OUTA asks Parliament to get on with electoral reform
OUTA asks Parliament to get on with electoral reform
Tired of politics? Very few South Africans realise the gravity of the Concourt judgment of 11 June 2020 on electoral reform and the potential it has to change our democratic landscape.
The Concourt judgment declared sections of the Electoral Act unconstitutional as the Act prevented independent candidates from standing in national and provincial elections. The court suspended this declaration of invalidity for two years, to allow Parliament time to amend the law to allow independent candidates in addition to party candidates. OUTA, which acted as an amicus curiae (friend of the court) in that matter, believes allowing independent candidates will help MPs and MPLs to be less beholden to party bosses and more to the electorate.
But Parliament has yet to start rewriting this law as instructed by the Concourt.
“We call on Parliament to stop dragging its feet and get on with the necessary amendments to bring about the accountability and more equitable distribution of power and resources that South Africa so desperately needs in the wake of state capture and systemic looting by corrupt individuals and families. The unholy matrimony between such lawbreakers and political parties will no longer be tolerated by civil society and ordinary South Africans,” says Matt Johnston, OUTA’s Parliamentary Engagement Manager.
“The time for accountability to the people is now – and the political stranglehold is at the heart of the problem we need to overcome together,” says Johnston.
OUTA is concerned that Parliament will do only the absolute minimum to comply with the Concourt order by accommodating independent candidates and leaving everything else the same. This will not bring about accountability and real electoral reform, and will be a missed opportunity.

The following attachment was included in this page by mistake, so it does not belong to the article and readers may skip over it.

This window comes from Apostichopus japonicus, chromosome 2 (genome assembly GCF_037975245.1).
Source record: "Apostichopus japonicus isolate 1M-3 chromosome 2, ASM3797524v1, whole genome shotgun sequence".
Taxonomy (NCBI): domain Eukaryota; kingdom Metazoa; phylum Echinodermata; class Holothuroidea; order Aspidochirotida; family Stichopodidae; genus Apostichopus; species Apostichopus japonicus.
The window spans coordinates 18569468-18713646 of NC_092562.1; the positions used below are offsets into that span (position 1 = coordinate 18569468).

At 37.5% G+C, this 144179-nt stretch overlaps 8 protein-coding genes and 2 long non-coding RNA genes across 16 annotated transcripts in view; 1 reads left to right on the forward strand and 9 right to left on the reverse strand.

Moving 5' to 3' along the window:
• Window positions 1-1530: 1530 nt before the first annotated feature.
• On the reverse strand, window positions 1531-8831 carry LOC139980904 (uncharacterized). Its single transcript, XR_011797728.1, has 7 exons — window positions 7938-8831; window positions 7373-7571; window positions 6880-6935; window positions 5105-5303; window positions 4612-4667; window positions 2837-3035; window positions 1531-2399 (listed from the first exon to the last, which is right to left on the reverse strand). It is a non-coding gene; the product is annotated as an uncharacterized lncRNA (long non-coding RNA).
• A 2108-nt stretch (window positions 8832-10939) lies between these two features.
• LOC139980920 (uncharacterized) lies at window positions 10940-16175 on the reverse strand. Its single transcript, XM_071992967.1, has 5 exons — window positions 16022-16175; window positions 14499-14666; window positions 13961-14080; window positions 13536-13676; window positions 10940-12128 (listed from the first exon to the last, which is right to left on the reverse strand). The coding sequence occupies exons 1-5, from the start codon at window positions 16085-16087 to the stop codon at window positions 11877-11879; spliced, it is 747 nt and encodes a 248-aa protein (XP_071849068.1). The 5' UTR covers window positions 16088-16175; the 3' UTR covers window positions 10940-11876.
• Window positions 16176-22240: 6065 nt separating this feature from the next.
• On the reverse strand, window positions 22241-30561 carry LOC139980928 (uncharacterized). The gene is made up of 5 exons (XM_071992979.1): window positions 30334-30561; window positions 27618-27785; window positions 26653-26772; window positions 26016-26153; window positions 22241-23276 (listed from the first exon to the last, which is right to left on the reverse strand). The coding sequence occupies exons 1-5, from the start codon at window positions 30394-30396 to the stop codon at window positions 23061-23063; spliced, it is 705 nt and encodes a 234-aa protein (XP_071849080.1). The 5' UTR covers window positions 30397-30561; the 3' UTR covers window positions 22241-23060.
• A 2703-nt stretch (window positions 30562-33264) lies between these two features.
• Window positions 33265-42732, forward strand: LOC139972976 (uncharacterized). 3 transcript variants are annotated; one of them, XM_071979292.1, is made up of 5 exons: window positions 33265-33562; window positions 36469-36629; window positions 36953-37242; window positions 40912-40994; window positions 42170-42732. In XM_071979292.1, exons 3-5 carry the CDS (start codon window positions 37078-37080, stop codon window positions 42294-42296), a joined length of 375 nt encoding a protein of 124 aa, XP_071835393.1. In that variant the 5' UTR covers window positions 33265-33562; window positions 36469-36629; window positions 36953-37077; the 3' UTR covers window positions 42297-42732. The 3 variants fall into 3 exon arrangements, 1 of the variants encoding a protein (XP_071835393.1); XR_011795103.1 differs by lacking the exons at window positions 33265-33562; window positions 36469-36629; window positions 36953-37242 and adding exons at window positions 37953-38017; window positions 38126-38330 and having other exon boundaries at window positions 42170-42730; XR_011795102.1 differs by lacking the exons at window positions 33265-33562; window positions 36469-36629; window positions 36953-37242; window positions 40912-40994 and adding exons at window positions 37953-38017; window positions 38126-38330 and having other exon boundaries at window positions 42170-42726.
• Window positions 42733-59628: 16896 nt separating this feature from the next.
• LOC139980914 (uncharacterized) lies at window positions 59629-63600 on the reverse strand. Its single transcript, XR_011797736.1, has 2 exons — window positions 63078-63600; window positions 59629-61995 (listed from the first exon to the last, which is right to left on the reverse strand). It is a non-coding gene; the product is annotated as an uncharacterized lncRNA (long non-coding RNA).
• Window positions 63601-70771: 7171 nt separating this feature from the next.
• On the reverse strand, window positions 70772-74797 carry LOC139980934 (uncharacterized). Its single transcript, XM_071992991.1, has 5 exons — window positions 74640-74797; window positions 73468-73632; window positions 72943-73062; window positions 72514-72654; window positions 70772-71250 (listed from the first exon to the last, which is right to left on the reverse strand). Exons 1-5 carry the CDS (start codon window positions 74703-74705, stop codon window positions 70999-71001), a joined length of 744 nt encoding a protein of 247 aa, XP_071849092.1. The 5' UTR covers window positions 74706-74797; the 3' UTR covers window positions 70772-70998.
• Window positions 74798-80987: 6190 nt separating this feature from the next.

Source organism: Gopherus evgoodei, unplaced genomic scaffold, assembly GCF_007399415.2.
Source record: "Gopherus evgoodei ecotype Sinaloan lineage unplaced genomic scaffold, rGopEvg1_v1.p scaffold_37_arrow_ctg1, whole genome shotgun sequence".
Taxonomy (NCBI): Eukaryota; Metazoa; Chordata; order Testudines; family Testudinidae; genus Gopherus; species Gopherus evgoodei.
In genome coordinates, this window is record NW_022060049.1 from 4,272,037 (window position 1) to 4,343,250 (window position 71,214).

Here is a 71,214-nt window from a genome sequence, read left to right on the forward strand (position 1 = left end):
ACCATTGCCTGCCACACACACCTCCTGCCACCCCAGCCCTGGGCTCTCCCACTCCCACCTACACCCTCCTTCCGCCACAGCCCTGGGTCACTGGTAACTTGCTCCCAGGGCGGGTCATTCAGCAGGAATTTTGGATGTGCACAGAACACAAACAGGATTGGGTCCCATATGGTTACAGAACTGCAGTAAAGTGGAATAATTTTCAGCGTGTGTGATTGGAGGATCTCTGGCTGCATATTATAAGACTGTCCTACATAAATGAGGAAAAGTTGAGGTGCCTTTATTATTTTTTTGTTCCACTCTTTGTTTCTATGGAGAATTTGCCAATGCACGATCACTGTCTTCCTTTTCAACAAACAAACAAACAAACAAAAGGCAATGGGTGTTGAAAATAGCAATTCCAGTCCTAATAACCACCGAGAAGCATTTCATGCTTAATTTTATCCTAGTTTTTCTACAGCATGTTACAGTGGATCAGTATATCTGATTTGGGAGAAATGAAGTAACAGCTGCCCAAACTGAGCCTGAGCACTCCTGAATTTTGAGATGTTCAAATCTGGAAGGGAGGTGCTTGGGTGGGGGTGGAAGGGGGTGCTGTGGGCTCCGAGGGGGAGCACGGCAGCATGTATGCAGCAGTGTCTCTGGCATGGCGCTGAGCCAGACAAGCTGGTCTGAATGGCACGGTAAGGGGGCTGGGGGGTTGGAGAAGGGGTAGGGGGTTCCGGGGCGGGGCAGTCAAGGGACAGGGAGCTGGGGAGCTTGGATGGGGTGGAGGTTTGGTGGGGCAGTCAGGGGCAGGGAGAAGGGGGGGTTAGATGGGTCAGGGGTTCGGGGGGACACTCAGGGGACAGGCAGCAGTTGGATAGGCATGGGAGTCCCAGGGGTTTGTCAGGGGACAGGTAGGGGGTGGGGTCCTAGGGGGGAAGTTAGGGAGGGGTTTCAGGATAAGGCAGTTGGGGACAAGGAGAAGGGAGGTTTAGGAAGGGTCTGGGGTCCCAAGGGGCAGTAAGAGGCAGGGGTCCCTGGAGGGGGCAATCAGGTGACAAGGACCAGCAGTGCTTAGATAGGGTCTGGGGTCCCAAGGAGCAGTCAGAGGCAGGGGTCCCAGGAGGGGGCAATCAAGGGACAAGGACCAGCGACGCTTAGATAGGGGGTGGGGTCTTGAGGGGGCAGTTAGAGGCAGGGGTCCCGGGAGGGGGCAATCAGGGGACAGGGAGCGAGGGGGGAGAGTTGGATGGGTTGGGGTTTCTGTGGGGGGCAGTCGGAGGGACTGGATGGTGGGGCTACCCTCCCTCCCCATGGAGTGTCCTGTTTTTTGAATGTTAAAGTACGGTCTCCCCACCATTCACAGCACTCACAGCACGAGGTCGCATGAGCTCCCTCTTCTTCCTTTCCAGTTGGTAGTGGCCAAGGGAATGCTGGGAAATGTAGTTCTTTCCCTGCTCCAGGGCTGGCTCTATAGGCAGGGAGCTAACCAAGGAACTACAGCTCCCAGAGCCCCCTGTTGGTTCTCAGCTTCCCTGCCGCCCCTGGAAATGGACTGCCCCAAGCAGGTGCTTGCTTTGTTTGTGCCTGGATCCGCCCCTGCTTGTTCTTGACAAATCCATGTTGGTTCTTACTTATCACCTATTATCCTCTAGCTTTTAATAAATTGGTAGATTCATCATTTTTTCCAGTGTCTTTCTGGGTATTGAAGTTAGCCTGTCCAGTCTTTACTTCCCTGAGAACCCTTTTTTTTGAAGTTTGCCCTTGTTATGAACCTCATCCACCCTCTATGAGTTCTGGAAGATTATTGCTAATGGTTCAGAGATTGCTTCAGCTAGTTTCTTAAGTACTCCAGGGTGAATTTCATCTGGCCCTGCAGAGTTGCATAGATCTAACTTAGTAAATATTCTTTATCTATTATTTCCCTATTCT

Separate from the Electoral Act, currently Parliament’s own rules are expressly written to favour a majority rule in parliamentary decisions, which is naturally exploited by the majority party (and would be by any majority party). As we now know, political party doctrine dictates how Members vote on any given issue. How will this environment affect independent representatives in Parliament?
In the judgment, Constitutional Court Justice Mbuyiseli Madlanga highlighted the responsibility of Members of Parliament (MPs) to prioritise the interests of the country and not their political party. So how will this ruling and others impact on current behaviour? For now, MPs toe the party line as dictated by the Chief Whip of the party despite the Constitution being very clear about primary loyalty to the people.
South Africa has a unique opportunity to reset its electoral system and go back to the drawing board.
Since July 2020, the Portfolio Committee on Home Affairs in the National Assembly has been deliberating on a timeline for the amendment of the Electoral Act. The Electoral Commission of South Africa (IEC) has presented to this committee, shedding light on alternative electoral systems operating around the world for Members to consider in their upcoming amendment process.